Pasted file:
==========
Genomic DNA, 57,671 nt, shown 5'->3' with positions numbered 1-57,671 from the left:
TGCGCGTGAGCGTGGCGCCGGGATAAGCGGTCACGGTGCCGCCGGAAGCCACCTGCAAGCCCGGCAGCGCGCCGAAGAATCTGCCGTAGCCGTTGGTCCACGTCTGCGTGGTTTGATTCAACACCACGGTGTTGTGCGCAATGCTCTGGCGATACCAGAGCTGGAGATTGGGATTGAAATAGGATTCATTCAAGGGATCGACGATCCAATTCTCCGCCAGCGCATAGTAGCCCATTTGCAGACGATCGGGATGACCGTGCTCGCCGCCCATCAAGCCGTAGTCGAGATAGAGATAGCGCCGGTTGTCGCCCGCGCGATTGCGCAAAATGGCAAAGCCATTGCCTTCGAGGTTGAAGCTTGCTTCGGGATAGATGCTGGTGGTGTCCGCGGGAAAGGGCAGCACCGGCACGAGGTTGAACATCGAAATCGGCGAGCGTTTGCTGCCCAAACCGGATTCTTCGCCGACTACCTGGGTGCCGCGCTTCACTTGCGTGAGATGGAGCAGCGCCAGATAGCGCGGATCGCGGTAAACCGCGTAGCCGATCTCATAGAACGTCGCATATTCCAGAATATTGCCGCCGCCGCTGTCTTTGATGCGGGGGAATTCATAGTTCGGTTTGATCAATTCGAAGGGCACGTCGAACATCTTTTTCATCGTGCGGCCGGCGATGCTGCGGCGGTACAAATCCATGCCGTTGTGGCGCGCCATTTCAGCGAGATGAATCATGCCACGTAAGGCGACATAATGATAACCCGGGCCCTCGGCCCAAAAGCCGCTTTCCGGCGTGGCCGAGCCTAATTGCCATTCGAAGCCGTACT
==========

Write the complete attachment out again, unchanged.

Genomic DNA, 57,671 nt, shown 5'->3' with positions numbered 1-57,671 from the left:
TGCGCGTGAGCGTGGCGCCGGGATAAGCGGTCACGGTGCCGCCGGAAGCCACCTGCAAGCCCGGCAGCGCGCCGAAGAATCTGCCGTAGCCGTTGGTCCACGTCTGCGTGGTTTGATTCAACACCACGGTGTTGTGCGCAATGCTCTGGCGATACCAGAGCTGGAGATTGGGATTGAAATAGGATTCATTCAAGGGATCGACGATCCAATTCTCCGCCAGCGCATAGTAGCCCATTTGCAGACGATCGGGATGACCGTGCTCGCCGCCCATCAAGCCGTAGTCGAGATAGAGATAGCGCCGGTTGTCGCCCGCGCGATTGCGCAAAATGGCAAAGCCATTGCCTTCGAGGTTGAAGCTTGCTTCGGGATAGATGCTGGTGGTGTCCGCGGGAAAGGGCAGCACCGGCACGAGGTTGAACATCGAAATCGGCGAGCGTTTGCTGCCCAAACCGGATTCTTCGCCGACTACCTGGGTGCCGCGCTTCACTTGCGTGAGATGGAGCAGCGCCAGATAGCGCGGATCGCGGTAAACCGCGTAGCCGATCTCATAGAACGTCGCATATTCCAGAATATTGCCGCCGCCGCTGTCTTTGATGCGGGGGAATTCATAGTTCGGTTTGATCAATTCGAAGGGCACGTCGAACATCTTTTTCATCGTGCGGCCGGCGATGCTGCGGCGGTACAAATCCATGCCGTTGTGGCGCGCCATTTCAGCGAGATGAATCATGCCACGTAAGGCGACATAATGATAACCCGGGCCCTCGGCCCAAAAGCCGCTTTCCGGCGTGGCCGAGCCTAATTGCCATTCGAAGCCGTACT